Monday, February 26, 2007


The pleasures of heaven are with me, and the pains of hell are with me,
The first I graft and increase upon myself....the latter I translate into a new tongue.

One of the frustrations with this rotation has been the fellow on our service. He has had little positive to say about my performance through the entirety of my time here, which would be fine if his criticisms were on point. But he will spend five minutes lecturing me on improving the organization of my presentation, just moments after interrupting me for the fifth time to ask the attending, or another student, about the last patient we saw. Now my speaking skills are not bad, but Demosthenes himself wouldn't be able to remain organized in this environment. At least the sea didn't change the subject of its interruption.

So today was awesome. We had a new attending, so we were going through a more complete presentation of each patient than normal. And one of our patients has elevated liver enzymes unexplained by any of the workup done so far. My (perhaps excessively thorough, for the ICU) classmate was presenting and threw into his schpiel a recent travel history to southern Asia, and the patient's doxycycline prophylaxis for malaria. The question was thrown out to the group. As the fellow scratched his head, I piped up "doxycycline can cause the elevated enzymes, or he could be demonstrating hepatic malaria infection." Both fellow and attending looked at me with new eyes, I felt. A "that's exactly right, excellent thought" comment later, and I didn't even mind knowing the next patient was mine and the interruptions would begin again.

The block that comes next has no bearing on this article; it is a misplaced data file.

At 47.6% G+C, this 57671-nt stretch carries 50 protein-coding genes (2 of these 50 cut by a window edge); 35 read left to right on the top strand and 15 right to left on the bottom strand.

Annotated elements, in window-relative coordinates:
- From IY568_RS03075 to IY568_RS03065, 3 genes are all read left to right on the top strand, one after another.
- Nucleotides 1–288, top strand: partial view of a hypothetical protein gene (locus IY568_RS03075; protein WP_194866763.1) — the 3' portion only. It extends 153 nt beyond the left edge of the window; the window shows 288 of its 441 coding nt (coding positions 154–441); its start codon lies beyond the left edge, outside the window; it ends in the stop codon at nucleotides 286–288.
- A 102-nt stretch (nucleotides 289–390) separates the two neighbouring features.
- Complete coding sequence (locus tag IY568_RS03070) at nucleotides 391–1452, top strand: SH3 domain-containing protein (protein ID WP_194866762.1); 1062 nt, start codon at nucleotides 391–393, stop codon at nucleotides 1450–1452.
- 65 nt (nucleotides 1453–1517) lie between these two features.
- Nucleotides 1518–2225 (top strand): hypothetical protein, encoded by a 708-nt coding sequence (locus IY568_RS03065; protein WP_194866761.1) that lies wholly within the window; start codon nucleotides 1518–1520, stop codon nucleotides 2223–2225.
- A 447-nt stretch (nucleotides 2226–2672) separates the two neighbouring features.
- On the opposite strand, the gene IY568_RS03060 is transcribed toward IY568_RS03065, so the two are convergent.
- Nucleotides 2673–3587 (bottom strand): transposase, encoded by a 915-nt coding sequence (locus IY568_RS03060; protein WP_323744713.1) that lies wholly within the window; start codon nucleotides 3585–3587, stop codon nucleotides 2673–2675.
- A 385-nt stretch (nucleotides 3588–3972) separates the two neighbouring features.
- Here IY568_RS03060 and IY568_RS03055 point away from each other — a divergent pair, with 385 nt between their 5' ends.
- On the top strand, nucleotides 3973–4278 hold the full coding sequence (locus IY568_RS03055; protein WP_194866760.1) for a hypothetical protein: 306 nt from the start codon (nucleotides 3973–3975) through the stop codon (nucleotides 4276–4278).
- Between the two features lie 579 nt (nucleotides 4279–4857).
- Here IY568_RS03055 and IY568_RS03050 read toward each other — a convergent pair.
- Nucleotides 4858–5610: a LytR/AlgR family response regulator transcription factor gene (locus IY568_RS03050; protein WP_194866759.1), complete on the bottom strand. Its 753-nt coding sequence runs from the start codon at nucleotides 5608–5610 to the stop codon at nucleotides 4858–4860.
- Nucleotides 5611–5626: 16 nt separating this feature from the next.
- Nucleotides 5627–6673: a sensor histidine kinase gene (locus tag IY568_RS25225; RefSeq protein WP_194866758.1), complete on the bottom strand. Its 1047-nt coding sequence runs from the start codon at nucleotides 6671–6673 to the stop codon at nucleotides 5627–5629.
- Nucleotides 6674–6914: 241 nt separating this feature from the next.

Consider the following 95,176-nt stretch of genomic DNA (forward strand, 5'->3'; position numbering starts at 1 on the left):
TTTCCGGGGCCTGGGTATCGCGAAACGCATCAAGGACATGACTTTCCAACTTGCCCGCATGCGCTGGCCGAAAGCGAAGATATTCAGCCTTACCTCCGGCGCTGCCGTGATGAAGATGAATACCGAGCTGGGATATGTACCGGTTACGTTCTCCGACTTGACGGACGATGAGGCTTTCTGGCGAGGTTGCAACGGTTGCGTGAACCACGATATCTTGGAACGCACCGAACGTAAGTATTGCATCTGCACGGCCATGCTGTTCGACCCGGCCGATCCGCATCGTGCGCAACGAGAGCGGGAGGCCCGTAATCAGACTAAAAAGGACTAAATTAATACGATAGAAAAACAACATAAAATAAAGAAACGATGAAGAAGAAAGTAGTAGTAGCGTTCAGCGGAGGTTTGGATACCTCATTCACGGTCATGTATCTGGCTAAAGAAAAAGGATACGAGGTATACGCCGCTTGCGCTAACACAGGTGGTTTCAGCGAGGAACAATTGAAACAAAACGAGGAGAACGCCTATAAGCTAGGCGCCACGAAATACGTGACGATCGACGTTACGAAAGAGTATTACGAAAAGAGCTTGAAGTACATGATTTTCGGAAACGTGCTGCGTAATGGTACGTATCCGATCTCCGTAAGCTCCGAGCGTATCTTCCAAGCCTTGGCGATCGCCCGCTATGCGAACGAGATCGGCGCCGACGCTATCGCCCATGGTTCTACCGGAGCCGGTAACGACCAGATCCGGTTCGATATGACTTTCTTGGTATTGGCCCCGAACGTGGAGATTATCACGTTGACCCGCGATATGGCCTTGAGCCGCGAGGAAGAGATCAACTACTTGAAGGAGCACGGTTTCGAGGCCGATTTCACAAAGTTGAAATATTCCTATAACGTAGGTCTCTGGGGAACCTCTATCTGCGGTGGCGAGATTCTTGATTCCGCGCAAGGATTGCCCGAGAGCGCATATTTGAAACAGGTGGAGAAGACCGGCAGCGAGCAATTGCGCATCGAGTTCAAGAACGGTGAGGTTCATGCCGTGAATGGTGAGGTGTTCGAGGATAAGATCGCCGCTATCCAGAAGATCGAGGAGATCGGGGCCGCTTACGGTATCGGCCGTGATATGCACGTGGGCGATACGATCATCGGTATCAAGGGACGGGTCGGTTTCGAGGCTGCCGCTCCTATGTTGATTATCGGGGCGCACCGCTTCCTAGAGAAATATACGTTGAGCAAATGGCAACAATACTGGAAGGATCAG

In honesty, he is a solid clinician, certainly more experienced than I, and in a way, his odd manners are forcing my own development as a physician. I am confronted with the problem of how best to present a patient clearly, concisely, and (most important) quickly. His off kilter questions require me to really know every lab value and its significance. While some of the residents are nicer, they can actually hinder that development without meaning to. A new tongue indeed.

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